Striking nurses battle Temple Hospital’s union busting
Published Apr 17, 2010 8:55 AM
The strike at Temple University Hospital in north Philadelphia that began March
31 is heading into its third week. Hospital administrators are demonstrating
their lack of concern over patient safety and are ready to spend whatever it
takes to break the union representing more than 1,500 nurses and
Temple students show solidarity with nurses.
WW photo: Berta Joubert-Ceci
This key strike’s outcome will impact on all workers in the Philadelphia
area. And solidarity now from other workers and unions will affect the
nurses’ chance for victory.
TUH management tells workers they should accept a contract fraught with
concessions and givebacks because of the economic downturn. Meanwhile, in just
the first week of the strike, management has spent $4.7 million to hire 850
strikebreakers. Scabs’ salaries average $5,500 but can be as high as
$10,000 per week. Bonuses estimated to cost around $100,000 will go to any scab
staying past week one.
Regular weekly payroll costs for TUH’s 1,500 employees would have been
only $2.6 million. The entire four-year contract proposed by the nurses and
allied professionals would have cost the hospital $9 million.
While squandering money to pay scabs more than union workers earn, management
is also spending around $1.7 million for the scabs’ meals and
transportation, including airfare and luxury hotel accommodations and extra
security for people willing to cross the picket line.
The profit going to California based HealthSource Global Staffing, a company
that specializes in providing temporary nursing staff to break strikes across
the country, is $1.1 million a week. Contrast that dazzling amount with the
cost to continue a longstanding tuition benefit for nurses’ dependents
that TUH eliminated last year: only $1.1 million per year.
The Pennsylvania Association of Staff Nurses and Allied Professionals
represents striking TUH nurses. PASNAP is calling on the hospital to document
the credentials of the temporary staff. PASNAP Executive President Patricia
Eakin told Workers World, “Sixty-five percent of Temple’s
admissions come through their emergency room, yet word has gone out that the
hospital is diverting ambulances to other hospitals because of inadequate
PASNAP took 400 striking hospital workers and supporters to the Philadelphia
City Council on April 8 to get city representatives to pass a resolution of
concern over the potential jeopardy to public health from the undertrained scab
workforce. The resolution noted that when the busiest emergency room serving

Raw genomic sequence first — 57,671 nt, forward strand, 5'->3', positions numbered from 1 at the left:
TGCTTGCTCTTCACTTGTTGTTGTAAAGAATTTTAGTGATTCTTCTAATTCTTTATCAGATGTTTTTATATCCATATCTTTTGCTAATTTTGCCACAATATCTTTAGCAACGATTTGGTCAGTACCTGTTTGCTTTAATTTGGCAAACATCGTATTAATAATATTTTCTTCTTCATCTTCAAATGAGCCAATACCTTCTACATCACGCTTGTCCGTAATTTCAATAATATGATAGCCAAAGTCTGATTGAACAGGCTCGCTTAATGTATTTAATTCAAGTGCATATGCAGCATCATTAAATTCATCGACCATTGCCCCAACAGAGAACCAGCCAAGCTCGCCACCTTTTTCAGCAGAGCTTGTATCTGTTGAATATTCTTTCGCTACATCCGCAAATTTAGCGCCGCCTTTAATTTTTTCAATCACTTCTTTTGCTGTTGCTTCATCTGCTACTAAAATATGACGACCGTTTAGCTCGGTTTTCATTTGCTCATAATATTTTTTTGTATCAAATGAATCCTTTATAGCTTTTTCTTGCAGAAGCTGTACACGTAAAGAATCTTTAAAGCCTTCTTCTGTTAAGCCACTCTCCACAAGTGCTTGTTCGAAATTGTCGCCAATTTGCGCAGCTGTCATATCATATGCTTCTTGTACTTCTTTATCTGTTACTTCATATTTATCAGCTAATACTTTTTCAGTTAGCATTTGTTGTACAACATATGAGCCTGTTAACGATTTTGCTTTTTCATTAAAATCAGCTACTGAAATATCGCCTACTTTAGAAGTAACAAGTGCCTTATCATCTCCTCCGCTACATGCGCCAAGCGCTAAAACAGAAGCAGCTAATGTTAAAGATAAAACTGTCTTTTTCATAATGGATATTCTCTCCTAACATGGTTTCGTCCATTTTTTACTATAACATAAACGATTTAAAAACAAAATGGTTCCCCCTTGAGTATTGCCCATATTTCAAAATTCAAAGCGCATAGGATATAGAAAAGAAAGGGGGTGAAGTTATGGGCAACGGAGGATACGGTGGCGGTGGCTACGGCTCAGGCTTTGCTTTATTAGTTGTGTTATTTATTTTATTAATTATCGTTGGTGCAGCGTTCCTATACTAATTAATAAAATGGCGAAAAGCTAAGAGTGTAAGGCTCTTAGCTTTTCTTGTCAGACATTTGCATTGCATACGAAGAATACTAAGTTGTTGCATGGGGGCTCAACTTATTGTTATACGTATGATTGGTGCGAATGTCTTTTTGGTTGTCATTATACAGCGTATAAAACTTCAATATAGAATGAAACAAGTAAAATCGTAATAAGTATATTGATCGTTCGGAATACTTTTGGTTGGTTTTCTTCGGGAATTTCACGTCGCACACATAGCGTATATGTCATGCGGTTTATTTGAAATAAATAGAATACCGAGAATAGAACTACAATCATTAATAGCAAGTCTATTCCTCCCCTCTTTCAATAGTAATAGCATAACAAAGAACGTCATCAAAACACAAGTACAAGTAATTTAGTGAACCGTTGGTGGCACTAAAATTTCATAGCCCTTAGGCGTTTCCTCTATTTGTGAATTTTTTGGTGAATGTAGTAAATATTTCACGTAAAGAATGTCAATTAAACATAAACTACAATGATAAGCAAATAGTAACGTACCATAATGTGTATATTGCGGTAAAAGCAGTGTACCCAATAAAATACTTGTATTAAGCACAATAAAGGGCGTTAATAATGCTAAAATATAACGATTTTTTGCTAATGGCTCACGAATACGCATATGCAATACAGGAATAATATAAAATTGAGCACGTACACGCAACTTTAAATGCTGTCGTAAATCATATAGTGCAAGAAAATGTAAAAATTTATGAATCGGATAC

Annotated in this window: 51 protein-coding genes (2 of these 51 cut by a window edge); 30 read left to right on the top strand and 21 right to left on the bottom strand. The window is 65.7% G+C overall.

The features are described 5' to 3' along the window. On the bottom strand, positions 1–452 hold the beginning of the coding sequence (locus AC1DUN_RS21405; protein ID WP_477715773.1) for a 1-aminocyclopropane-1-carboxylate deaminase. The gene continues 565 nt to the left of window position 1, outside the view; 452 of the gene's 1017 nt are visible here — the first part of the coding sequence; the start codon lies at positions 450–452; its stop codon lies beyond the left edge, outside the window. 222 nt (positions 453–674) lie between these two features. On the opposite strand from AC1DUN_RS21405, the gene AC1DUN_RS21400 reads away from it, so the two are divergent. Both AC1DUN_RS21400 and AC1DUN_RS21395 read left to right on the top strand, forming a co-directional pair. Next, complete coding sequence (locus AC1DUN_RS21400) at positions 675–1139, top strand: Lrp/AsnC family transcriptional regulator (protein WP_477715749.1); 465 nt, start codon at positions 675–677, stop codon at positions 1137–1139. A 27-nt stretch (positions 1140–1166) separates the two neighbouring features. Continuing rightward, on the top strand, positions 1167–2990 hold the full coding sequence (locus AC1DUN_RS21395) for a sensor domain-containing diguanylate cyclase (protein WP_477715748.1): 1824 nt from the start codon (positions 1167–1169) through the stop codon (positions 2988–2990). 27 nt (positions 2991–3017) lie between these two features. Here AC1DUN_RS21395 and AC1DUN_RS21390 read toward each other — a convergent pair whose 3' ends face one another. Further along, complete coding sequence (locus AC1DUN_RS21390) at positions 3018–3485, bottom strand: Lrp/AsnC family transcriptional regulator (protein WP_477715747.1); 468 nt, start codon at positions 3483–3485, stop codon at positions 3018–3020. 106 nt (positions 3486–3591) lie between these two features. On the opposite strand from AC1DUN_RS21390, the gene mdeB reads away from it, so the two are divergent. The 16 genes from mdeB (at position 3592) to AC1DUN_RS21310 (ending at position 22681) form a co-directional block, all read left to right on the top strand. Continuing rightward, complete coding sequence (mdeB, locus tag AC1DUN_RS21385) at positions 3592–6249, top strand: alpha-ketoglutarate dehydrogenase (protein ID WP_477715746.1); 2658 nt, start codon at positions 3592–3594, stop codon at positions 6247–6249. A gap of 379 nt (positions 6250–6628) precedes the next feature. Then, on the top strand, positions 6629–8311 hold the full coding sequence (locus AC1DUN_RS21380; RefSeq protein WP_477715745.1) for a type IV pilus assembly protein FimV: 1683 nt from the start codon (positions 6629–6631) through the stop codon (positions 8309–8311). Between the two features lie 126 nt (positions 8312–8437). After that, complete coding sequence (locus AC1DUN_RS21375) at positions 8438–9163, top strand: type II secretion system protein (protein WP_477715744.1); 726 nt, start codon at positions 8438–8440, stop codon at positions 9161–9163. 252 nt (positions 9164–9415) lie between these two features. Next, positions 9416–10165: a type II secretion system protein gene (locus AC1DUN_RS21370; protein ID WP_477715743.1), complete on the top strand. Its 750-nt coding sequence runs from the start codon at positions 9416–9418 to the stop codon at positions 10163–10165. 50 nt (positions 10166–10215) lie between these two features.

some of north Philadelphia’s poorest communities cannot open its doors,
it’s a public health crisis.
The striking nurses took over most of the seats in the chamber and upstairs
galleries during the council’s biweekly meeting. Councilwoman Maria
Quinones-Sanchez, the first Latina elected official in Philadelphia, introduced
the resolution supporting the nurses’ strike. But Councilman Darrell
Clarke, who represents the district where TUH is located, then blocked this
resolution from reaching the floor for a vote.
A key contract issue involves the nurses’ concern over patient care. TUH
management wants workers to accept a gag clause that would prohibit them from
saying anything negative about the hospital or voicing concern over patient
care in any public forum. Management’s lead negotiator, Robert
Birnbrauer, told the union bargaining committee: “You want your
constitutional rights. Go somewhere else!”
To expose management’s intention to silence staff, National Nurses
United, with which PASNAP affiliates, took out a full page ad in the
Philadelphia City Paper prominently displaying Birnbrauer’s words.
Growing community support
On April 9 community organizations, including the Philadelphia Student Union,
the Media Mobilizing Project and the Unified Taxi Workers Alliance of
Pennsylvania, brought their members out to join striking nurses on the picket
Mariah Porter with the Philadelphia Student Union told Workers World:
“It’s wrong for them not to get a contract and for the nurses to
not get paid. They need a contract to feed their families.”
PSU member Justin Carter described his organization’s efforts to get
students more of a voice in the school system. He connected the
hospital’s gag order against nurses to the school district’s denial
of students’ right to speak about conditions in their schools. Carter
told the striking nurses, “As long as you are able to stand up,
we’ll stand up with you.”
The students initiated a chant that was popular with everyone on the picket
line: “What’s disgusting? Union Busting!”
Desi Burnette, with the Media Mobilizing Project, reminded people how PASNAP
worked with the community in March 2009 to try to keep open Northeastern
Hospital when Temple University decided to close the facility, which had been
providing care to the surrounding community for 100 years.
Ronald Blount, president of the 1,200 member Unified Taxi Workers Alliance,
joined the nurses’ picket line. Blount was clear that if Temple succeeded
in breaking a union like PASNAP, which represents some of the higher paid
unionized workers in the city, every sector of the work force will lose.
Support from rank-and-file workers for the striking nurses has been evident all
along, from flashed victory signs to the loud honks from passing cars,
ambulances, buses, trucks and taxis every time the nurses hold a rally. But for
PASNAP to defeat management’s union busting campaign, leaders of other
unions have to call on their membership to come out in organized mass public
demonstrations of support, with the clear understanding that an injury to one
is an injury to all.
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